The Hallyu wave has helped to promote Korean food worldwide and many people are becoming increasingly fond of these dishes. We head to popular food streets in Korea (think Myeongdong, Hongdae, Dongdaemun and Ewha Girls University) and put together some of the best traditional and authentic Korean cuisine.
Before we start the food expedition, here are some tips: Bring small change; most of the street food costs around 2000 won to 6000 won. Come with an empty stomach and psst: you can’t forget to bring some wet or dry tissue to avoid getting messy.
Here, what we love and would come back for:
#1 Tteokbokki (Spicy rice cakes)
Who doesn’t love them? Most tteokbokki is made up of boiled egg, fishcakes, chewy rice cakes topped with evenly-spread red pepper sauce. For added crunch, add twigim (meaning deep-fried; but in this case it refers to a battered snack that is similar to Japanese tempura).
#2 Kimbap (Korean sushi roll)
If you think that this is Japanese maki (sushi wrapped in seaweed), then you are wrong. We’d call it a more down-to-earth, affordable and bite-sized alternative, which is perfect for picnics and road trips. What you have to try: The mayak aka drug kimbap. As the name suggests, many find them addictive, akin to effects of drugs. The secret behind it? Tons of sesame oil to make it tasty.
Inside tip: You can only find this inside Gwangjang Market! There are reportedly fake ones too, so be sure not to get tricked.
#3 Gyeran-ppang (Egg bread)
Sweet and fluffy, the loaf of bread has a whole egg in it, and it makes a really popular street food because it isn’t only cheap, it is the perfect go-to snack for comfort. There are many versions to it, including one with added mozzarella cheese. If you’re not looking forward to have these warm breads in Korea, we’re not sure what will!
#4 Kimchijeon (Kimchi pancakes)
Korean pancakes sold in Singapore pale in comparison with those bought from the local street vendors. Which is why you have to try the freshly-made ones. Made up of simple ingredients like kimchi and flour, they are nothing but delectable. Not a fan of kimchi? There are other variations like pajeon aka green onion pancakes or haemul pajeon aka seafood pancakes). Psst: The best way to eat it? Pair with a glass of soju, just like the locals.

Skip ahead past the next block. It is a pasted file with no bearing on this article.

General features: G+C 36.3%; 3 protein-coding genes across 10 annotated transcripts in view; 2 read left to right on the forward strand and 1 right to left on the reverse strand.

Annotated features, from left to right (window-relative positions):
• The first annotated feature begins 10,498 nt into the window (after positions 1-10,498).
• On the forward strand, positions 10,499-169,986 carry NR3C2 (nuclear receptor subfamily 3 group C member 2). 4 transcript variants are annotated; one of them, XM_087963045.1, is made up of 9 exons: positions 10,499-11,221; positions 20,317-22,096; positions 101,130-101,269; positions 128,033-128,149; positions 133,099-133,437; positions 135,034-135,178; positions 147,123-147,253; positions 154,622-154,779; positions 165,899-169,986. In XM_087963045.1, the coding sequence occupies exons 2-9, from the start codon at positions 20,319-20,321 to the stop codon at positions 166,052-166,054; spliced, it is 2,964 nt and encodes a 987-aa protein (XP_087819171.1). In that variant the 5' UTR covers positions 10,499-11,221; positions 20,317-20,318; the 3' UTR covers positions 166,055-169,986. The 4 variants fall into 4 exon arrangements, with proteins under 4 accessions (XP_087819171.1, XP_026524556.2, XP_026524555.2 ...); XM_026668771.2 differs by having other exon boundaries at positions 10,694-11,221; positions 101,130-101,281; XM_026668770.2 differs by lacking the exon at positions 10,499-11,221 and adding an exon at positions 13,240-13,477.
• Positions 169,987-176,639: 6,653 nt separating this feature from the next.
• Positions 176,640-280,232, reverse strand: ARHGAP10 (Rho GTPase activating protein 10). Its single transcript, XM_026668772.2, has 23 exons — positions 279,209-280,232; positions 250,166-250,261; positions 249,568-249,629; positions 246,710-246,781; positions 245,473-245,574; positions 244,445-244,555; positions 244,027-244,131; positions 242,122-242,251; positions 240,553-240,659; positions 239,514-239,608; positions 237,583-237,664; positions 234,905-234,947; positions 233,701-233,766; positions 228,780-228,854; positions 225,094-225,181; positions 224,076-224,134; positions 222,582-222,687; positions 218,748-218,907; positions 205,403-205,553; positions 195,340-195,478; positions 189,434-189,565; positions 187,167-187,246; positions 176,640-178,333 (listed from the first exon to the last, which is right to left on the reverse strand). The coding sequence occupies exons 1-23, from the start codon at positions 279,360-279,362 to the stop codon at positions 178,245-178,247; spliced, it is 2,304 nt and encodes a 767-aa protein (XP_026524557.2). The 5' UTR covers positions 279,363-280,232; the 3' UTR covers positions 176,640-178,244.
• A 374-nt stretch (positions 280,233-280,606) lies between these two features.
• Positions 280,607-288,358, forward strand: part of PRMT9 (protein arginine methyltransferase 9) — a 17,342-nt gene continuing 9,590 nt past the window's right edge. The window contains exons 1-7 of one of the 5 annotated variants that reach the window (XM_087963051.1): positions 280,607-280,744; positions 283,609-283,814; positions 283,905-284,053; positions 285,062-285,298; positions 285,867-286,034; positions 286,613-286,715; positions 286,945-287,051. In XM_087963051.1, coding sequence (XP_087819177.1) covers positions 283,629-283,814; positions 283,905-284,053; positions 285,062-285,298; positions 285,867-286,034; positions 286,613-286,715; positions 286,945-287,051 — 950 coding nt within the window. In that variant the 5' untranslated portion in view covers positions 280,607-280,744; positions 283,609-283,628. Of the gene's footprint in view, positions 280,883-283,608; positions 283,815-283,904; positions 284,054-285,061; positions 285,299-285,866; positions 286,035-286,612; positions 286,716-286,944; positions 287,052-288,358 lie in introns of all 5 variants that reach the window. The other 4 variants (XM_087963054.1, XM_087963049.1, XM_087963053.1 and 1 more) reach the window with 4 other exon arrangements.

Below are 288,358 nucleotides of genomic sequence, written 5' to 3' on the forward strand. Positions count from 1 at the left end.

#5 Ppopgi (Sugar candy)
This popular street snack is a light sweet that consists of sugar and baking soda. Traditionally, the street vendor will give you another one (for free!) if you managed to eat around the pattern without breaking the candy. Up for the challenge?
#6 Hotteok (Korean pancake with fillings)
We can see why this makes a popular childhood snack. With a variety of fillings available (both sweet and savoury), the most common is the brown sugar (melted to black sugar syrup). Others include honey, peanut and cinnamon. How it is served to you: In a cup so that it is easier for you to eat while shopping.
Insider tip: Avoid getting scalded on your first bite as the filling is hot.
#7 Hot Bar (Fish cake bar)
These deep-fried seafood skewers are often filled with extra ingredients like perilla leaves, sausage, cheese and even rice cakes. Don’t be in a hurry to leave after buying. We’d recommend you to stay and watch the fascinating culinary skills exhibited by the street vendors.
#8 Sundae (Korean blood sausage)
If you love to eat intestines and organ meat, the blood sausage is something you need to try. It is made by mixing pork blood with cellophane noodles and glutinous rice. We figured that like durian, you either love it or hate it.
#9 Grilled octopus skewers
Try having grilled octopus if eating live octopus sounds horrendously dangerous to you. They are often steamed first to retain the octopus’ natural flavour and texture. These skewers are then grilled to perfection, drizzled with teriyaki or sweet chilli sauce.
#10 Beondegi (Boiled silkworm larvae)
If you’re the adventurous sort, this might appeal to you. They are basically boiled silkworm pupae which are seasoned, then served in a cup with toothpick skewers. In fact, you can find them in convenience stores (sold in cans) if you can’t find them on the streets. The verdict: It tasted like boiled peanut, and we’d like to think that some of you would appreciate the acquired taste from this local snack.
Share with us your favourite Korean street food in the comment box below!
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